Legislators, encouraged by what they heard in oral arguments, already crafting legislation
It can be dicey to predict the outcome of Supreme Court cases. But with a decision expected by June on the issue of sports gambling, at least 20 states are already crafting legislation to allow the practice.
The case before the nine Justices—Christie v. NCAA—comes from a suit in New Jersey. Then-Gov. Chris Christie sued the federal government to strike down a law preventing the state from allowing gambling on sports. NBC News explained that the Garden State argued that the 1992 Professional and Amateur Sports Protection Act violates the 10th Amendment, which the Supreme Court has said prohibits federal laws that would compel states to carry out federal dictates:
The gambling law, the state argued, forces states to bar sports wagering. The act is unusual because it does not ban sports gambling nationwide. Instead, it says the states cannot permit it. A handful of states, including Nevada, were exempted from the law under a grandfather clause.
Some other states were encouraged by what they heard in oral arguments before the Court and are already “setting up the legislative framework” to legalize sports gambling, NBC said.
“Looking at the landscape, as far as this case, it seems like a good time to really move forward with this,” said Indiana state Rep. Alan Morrison, whose proposal to pre-emptively authorize sports wagering — on the contingency of a favorable Supreme Court ruling — has been cited as a model across the U.S. of solid “if, then” sports betting legislation.
“We’re not trying to buck existing federal law,” said Morrison, a Republican, referring to HB 1325, which he wrote. “We just think we should be able to offer additional options at our facilities if it should become legal.”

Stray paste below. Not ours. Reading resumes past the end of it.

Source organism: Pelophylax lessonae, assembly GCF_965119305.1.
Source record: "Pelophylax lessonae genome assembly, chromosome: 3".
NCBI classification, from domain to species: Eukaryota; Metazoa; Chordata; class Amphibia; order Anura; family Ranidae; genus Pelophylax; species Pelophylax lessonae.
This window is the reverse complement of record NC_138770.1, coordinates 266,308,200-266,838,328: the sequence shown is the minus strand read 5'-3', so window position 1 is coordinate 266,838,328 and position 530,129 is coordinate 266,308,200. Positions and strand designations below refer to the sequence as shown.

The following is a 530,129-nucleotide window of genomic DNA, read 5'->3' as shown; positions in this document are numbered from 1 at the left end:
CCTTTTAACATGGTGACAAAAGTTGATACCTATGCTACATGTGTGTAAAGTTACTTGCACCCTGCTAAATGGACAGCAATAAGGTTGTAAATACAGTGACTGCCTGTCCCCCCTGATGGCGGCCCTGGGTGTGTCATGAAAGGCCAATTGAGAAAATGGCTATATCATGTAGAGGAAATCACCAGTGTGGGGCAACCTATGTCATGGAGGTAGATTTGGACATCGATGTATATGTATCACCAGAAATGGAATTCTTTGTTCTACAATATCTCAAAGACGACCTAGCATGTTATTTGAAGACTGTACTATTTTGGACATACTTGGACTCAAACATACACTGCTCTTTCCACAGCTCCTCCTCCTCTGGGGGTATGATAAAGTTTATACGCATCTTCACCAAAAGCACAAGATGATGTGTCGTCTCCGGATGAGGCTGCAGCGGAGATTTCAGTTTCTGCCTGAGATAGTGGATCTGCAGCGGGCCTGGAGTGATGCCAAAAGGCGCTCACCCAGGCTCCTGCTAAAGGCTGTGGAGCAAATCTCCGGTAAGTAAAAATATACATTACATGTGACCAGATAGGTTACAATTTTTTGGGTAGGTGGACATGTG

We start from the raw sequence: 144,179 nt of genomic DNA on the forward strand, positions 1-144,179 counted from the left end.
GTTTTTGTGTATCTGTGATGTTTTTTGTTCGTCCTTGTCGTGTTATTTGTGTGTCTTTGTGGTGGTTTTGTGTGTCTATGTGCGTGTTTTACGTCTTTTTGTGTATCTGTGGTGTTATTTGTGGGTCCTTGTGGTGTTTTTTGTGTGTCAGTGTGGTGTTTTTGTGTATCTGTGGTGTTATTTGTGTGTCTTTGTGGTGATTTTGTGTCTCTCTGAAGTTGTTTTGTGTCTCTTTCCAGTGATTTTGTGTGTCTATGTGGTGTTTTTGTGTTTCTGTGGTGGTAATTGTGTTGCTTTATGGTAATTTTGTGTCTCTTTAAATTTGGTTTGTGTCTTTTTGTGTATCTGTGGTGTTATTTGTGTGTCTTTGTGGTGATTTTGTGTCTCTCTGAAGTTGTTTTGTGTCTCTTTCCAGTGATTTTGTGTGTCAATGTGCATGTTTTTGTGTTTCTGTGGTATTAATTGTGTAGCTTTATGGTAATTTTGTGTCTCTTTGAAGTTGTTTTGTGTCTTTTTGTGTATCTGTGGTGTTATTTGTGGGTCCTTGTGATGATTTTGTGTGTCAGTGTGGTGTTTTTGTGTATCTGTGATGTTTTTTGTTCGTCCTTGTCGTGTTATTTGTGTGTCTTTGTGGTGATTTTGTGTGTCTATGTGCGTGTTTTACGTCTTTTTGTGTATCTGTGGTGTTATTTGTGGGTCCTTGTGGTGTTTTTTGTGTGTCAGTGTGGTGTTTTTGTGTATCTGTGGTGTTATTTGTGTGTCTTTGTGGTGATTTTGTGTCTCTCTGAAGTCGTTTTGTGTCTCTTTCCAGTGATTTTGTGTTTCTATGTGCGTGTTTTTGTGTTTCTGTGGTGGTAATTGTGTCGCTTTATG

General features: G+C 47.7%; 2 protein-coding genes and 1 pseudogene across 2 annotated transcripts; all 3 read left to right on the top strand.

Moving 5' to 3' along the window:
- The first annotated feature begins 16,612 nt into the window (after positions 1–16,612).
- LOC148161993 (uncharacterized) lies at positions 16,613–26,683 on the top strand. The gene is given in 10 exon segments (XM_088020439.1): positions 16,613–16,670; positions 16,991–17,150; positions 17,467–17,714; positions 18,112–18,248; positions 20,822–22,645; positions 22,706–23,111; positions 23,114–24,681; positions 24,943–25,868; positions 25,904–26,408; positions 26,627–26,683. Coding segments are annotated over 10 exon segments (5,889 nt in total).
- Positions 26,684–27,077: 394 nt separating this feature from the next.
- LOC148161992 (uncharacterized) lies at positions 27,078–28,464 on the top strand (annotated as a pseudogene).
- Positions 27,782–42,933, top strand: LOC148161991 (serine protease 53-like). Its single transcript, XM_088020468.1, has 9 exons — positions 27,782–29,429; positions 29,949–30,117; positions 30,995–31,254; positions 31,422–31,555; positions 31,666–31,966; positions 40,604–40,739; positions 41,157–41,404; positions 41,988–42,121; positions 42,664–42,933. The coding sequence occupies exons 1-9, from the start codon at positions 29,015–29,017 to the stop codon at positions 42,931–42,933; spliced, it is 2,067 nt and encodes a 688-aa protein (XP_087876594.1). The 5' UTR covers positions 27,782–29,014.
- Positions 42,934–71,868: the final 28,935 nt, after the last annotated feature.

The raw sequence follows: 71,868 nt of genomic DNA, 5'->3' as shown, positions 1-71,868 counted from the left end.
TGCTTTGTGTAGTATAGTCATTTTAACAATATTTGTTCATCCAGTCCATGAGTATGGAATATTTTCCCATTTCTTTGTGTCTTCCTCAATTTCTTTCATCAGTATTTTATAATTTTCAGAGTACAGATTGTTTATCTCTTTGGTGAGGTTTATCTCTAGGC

His bill authorizes sports wagering at casinos, racetracks, riverboats, “racinos” and satellite facilities, like state-sanctioned Off-track Betting operations, after the state gaming commission “determines that current federal prohibitions on sports wagering are no longer applicable,” the news outlet said.
The legislation also puts in motion measures to provide licensing and regulation for mobile sports wagering — placing bets on sporting events through phone apps — and provides guidance for legal monitoring, consumer protections and taxation. It contains a 1-percent tax proposal on bets on certain professional sports games that would go to the leagues to fund a framework to ensure that players and coaches aren’t throwing games.
Exactly how such “integrity monitoring” would work hasn’t been explicitly defined. But league officials and state legislators suggested that leagues could be able to impose restrictions on the types of bets placed. Details are still being hammered out, but leagues could also be provided access to the data bookmakers use in making odds and spreads on games.
Other states where legislators have been busy on the issue include:
Pennsylvania and Connecticut, which enacted narrower measures contingently legalizing sports betting in late 2017.
Ohio and Kentucky, where lotteries or casinos or racing is legal, like, have proposed extending the authority of the existing commissions that oversee those activities to include sports betting.
New York, whose Senate’s Racing, Gaming and Wagering Committee held a hearing designed to help build the proper statutory framework for such a law.
And who is opposed? The NCAA, which sued to put an end to New Jersey’s push to legalize sports betting in the first place, has repeatedly said it could hurt the integrity of its games, according to NBC.
“The NCAA opposes all forms of legal and illegal sports wagering, which has the potential to undermine the integrity of sports contests and jeopardizes the welfare of student-athletes and the intercollegiate athletics community,” the organization wrote on its site.
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